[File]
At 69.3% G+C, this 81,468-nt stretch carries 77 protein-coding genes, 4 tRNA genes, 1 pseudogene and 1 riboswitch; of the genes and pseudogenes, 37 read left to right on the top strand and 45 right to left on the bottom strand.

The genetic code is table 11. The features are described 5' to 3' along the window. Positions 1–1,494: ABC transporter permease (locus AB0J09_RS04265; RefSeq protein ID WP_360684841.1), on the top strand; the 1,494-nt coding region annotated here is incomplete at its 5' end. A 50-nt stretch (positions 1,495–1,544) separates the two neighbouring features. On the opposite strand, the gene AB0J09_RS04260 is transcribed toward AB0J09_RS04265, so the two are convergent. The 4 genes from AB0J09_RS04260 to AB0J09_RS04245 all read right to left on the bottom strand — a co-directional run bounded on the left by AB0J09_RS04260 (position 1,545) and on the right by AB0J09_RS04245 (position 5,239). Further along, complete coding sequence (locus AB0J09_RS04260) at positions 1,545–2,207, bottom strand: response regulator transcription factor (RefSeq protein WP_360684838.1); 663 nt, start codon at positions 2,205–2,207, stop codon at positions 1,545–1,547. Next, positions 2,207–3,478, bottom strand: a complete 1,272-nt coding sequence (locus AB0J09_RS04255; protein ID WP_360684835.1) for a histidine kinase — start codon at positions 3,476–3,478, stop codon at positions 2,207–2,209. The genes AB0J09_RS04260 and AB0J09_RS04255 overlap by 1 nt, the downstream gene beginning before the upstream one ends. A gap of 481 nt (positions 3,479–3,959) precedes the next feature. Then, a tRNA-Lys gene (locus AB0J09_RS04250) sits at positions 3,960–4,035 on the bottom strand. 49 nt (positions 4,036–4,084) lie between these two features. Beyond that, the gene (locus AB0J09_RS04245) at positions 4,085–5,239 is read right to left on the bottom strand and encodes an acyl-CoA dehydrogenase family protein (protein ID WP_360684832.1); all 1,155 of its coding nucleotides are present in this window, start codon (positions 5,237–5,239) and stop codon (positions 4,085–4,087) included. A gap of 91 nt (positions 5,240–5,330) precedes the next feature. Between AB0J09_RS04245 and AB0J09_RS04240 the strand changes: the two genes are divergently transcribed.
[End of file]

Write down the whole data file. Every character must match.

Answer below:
At 69.3% G+C, this 81,468-nt stretch carries 77 protein-coding genes, 4 tRNA genes, 1 pseudogene and 1 riboswitch; of the genes and pseudogenes, 37 read left to right on the top strand and 45 right to left on the bottom strand.

The genetic code is table 11. The features are described 5' to 3' along the window. Positions 1–1,494: ABC transporter permease (locus AB0J09_RS04265; RefSeq protein ID WP_360684841.1), on the top strand; the 1,494-nt coding region annotated here is incomplete at its 5' end. A 50-nt stretch (positions 1,495–1,544) separates the two neighbouring features. On the opposite strand, the gene AB0J09_RS04260 is transcribed toward AB0J09_RS04265, so the two are convergent. The 4 genes from AB0J09_RS04260 to AB0J09_RS04245 all read right to left on the bottom strand — a co-directional run bounded on the left by AB0J09_RS04260 (position 1,545) and on the right by AB0J09_RS04245 (position 5,239). Further along, complete coding sequence (locus AB0J09_RS04260) at positions 1,545–2,207, bottom strand: response regulator transcription factor (RefSeq protein WP_360684838.1); 663 nt, start codon at positions 2,205–2,207, stop codon at positions 1,545–1,547. Next, positions 2,207–3,478, bottom strand: a complete 1,272-nt coding sequence (locus AB0J09_RS04255; protein ID WP_360684835.1) for a histidine kinase — start codon at positions 3,476–3,478, stop codon at positions 2,207–2,209. The genes AB0J09_RS04260 and AB0J09_RS04255 overlap by 1 nt, the downstream gene beginning before the upstream one ends. A gap of 481 nt (positions 3,479–3,959) precedes the next feature. Then, a tRNA-Lys gene (locus AB0J09_RS04250) sits at positions 3,960–4,035 on the bottom strand. 49 nt (positions 4,036–4,084) lie between these two features. Beyond that, the gene (locus AB0J09_RS04245) at positions 4,085–5,239 is read right to left on the bottom strand and encodes an acyl-CoA dehydrogenase family protein (protein ID WP_360684832.1); all 1,155 of its coding nucleotides are present in this window, start codon (positions 5,237–5,239) and stop codon (positions 4,085–4,087) included. A gap of 91 nt (positions 5,240–5,330) precedes the next feature. Between AB0J09_RS04245 and AB0J09_RS04240 the strand changes: the two genes are divergently transcribed.